Expelled – Revised Edition

November 4, 2008

It may not have come through well in my review, but Expelled is so chock full of lies that correcting them all would be a truly herculean feat.

Or so I thought. A few dedicated enthusiasts have decided to create ‘lie-correcting’ subtitles that you can superimpose over Stein’s misinformation-spewing mug. I haven’t tried it out yet, but I imagine it makes the movie a lot more bearable.


Expelled – The Review

October 26, 2008

Three hours ago I finished watching Expelled: No Intelligence Allowed, the infamous anti-evolutionary documentary by the equally infamous Ben Stein. It markets itself as a hard-hitting expose on the censorship of Intelligent Design Creationism in the academic community, but in reality is just another cog in the anti-evolutionary propaganda machine. It fails on almost every level.

First, the good: there’s some nice music at the start and camerawork is occasionally decent. That’s the good over. The bad is going to take a while.

Let’s get the central flaw of the movie out of the way first: nobody talks about the evidence. A few of the interviewees briefly mention the micro/macroevolution and information fallacies in a very superficial way, but for the most part the evidence for or against evolution is irrelevant. It’s assumed from the outset that the Intelligent Design Creationism (IDC) point of view is worthy of serious attention simply because it exists. The movie is very obviously pandering to an audience already convinced that evolution is wrong and equally convinced that IDC is right.

This bias is evident in every aspect of the movie. Pro-evolution scientists (PZ Meyers and Richard Dawkins among them) are allowed only short sound bites for the majority of the running time, while pro-IDC scientists and ‘the expelled’ (people who supposedly lost their jobs in academia or journalism for daring to mention IDC) are interviewed at length. Dawkins gets a sizeable section to himself near the end, but it’s mainly used to make it seem as if he’s seriously suggesting that panspermia happened. In fact, the only pro-evolution scientist to get a decent amount of face time throughout the movie is a guy who comes across as slightly unhinged and doesn’t believe in human free will.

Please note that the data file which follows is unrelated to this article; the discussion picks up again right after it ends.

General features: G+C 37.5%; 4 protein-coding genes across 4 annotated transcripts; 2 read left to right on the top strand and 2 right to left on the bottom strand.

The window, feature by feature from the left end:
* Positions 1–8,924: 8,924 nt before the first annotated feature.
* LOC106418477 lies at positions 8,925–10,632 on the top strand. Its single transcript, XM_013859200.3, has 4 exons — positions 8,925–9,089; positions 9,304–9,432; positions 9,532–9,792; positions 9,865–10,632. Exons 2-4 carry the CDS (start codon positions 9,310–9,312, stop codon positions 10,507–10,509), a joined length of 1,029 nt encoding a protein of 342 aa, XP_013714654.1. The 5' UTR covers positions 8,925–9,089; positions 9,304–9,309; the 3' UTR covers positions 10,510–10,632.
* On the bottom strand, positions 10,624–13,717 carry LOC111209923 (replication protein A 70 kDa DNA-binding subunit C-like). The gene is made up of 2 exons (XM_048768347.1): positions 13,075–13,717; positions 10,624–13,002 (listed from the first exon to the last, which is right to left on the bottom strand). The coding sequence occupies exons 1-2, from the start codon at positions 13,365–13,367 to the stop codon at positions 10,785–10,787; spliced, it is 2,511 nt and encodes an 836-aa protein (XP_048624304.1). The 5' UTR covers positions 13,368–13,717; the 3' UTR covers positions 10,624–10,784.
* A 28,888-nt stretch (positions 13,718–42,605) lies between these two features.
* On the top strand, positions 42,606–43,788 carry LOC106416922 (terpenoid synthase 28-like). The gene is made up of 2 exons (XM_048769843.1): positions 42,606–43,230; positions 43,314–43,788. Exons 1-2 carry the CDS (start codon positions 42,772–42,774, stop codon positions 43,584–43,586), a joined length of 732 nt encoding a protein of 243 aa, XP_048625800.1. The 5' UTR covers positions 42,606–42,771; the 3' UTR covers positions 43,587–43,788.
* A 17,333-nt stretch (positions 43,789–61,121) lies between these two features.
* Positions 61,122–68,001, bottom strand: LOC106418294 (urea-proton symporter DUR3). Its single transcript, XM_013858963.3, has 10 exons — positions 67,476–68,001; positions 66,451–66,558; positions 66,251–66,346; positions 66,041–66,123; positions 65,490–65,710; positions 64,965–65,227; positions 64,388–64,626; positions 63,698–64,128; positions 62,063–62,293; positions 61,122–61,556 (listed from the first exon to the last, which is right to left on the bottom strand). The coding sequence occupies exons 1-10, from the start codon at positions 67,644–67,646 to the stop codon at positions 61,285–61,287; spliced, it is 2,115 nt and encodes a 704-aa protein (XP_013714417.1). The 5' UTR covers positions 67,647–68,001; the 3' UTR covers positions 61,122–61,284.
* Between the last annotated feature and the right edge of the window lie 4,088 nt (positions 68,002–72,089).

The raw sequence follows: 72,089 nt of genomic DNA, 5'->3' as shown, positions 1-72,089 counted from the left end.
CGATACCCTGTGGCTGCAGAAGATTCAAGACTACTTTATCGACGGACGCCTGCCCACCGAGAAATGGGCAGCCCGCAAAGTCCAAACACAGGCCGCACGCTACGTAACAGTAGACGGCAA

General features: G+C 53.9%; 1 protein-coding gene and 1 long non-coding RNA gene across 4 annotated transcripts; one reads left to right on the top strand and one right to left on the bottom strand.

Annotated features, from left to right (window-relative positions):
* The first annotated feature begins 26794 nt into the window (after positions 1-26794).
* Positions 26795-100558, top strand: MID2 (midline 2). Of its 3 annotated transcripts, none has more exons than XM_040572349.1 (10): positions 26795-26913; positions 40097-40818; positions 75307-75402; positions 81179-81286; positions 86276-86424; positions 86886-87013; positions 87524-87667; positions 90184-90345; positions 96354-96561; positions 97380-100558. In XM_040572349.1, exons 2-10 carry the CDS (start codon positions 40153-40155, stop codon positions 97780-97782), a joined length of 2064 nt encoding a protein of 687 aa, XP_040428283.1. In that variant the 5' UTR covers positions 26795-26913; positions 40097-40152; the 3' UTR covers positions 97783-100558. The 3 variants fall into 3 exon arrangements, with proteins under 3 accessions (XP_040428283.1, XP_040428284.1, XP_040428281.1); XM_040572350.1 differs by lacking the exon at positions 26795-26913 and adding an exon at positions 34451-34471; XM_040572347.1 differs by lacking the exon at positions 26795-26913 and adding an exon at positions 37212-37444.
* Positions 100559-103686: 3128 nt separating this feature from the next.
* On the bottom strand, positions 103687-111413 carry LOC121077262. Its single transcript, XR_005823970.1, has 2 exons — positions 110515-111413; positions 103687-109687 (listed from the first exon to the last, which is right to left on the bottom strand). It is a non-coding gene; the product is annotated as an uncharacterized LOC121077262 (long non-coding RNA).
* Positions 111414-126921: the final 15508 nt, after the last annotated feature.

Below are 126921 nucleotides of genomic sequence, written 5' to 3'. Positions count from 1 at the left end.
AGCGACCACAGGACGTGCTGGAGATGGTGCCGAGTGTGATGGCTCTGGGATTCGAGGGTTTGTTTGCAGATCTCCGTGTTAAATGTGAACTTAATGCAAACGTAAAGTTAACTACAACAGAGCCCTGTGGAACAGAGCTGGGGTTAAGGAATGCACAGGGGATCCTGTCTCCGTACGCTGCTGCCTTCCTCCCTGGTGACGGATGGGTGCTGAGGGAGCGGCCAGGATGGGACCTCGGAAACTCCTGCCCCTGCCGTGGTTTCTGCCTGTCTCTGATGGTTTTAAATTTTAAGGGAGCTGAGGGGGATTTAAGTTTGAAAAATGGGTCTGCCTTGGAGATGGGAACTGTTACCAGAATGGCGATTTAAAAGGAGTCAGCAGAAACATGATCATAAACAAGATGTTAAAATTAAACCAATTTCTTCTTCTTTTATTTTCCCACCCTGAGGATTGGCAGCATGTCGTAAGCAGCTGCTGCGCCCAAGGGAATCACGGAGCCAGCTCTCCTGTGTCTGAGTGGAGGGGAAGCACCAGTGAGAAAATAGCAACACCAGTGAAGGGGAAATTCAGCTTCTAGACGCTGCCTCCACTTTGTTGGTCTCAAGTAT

Whoever edited Expelled thought it would be a good idea to splice clips from old movies into virtually every scene (this is about as obnoxious as it sounds, and it goes on constantly), and here again there’s some pretty clear bias. When one pro-evolution scientist suggests that early life could have grown on crystals, we’re treated to a brief scene of a mugging fortune teller waving his hands over a crystal ball. This, along with Stein’s sneering ‘He’s being serious’, is apparently enough to debunk the idea entirely.

The creative editing doesn’t stop there, of course. Several interviews with pro-evolution scientists are blatantly truncated, so that one man’s annoyed assertion that he’s explained abiogenesis several times already is made to seem like a senseless outburst. Dawkins, Meyers and most other pro-evolutionists or atheists are given virtually no introduction and are interviewed on a dark background with (I kid you not) eery, occasionally threatening music playing in the background. This becomes truly unbearable by the three-quarters mark, when Stein stands in front of a statue of Darwin and honestly looks as if he’s about to weep.

Of course, his faux-tears might be justified by the fact that he’s Jewish. By way of a long (long) section on eugenics and Social Darwinism, Stein firmly establishes that the theory of evolution is directly responsible for the Holocaust. Or not; it’s the usual tripe, and doesn’t really bear repeating here.

Godwin’s Law is invoked in more ways than this, however. There’s a running metaphor throughout the movie which compares scientific thought in American to post-WWII Germany; the ‘censorship’ of IDC is apparently a lot like the Berlin wall…somehow. This point gets belaboured in predictably hyperbolic fashion: giving serious consideration to IDC is apparently a matter of freedom, that all-purpose buzzword. Here again is the assumption that IDC is ignored and attacked by the scientific community based on fear or ideology rather than the fact that it’s crap science, and we’re assured that breaking down this ‘wall of censorship’ is a matter of the utmost urgency.

But what of the much-touted ‘expelled’? Don’t their stories prove that there’s systematic supression going on? Well, the first thing to keep in mind is that it’s not exactly unheard of to fire people for supporting psuedo-science; I’d say it’s a pretty good policy for most academic establishments to have. The second thing to keep in mind is that there are more than a few holes in what we see in the movie. I’m not going to go into it all here, because others have already done that at length, but suffice to say that the ‘prejudice’ claim doesn’t fly.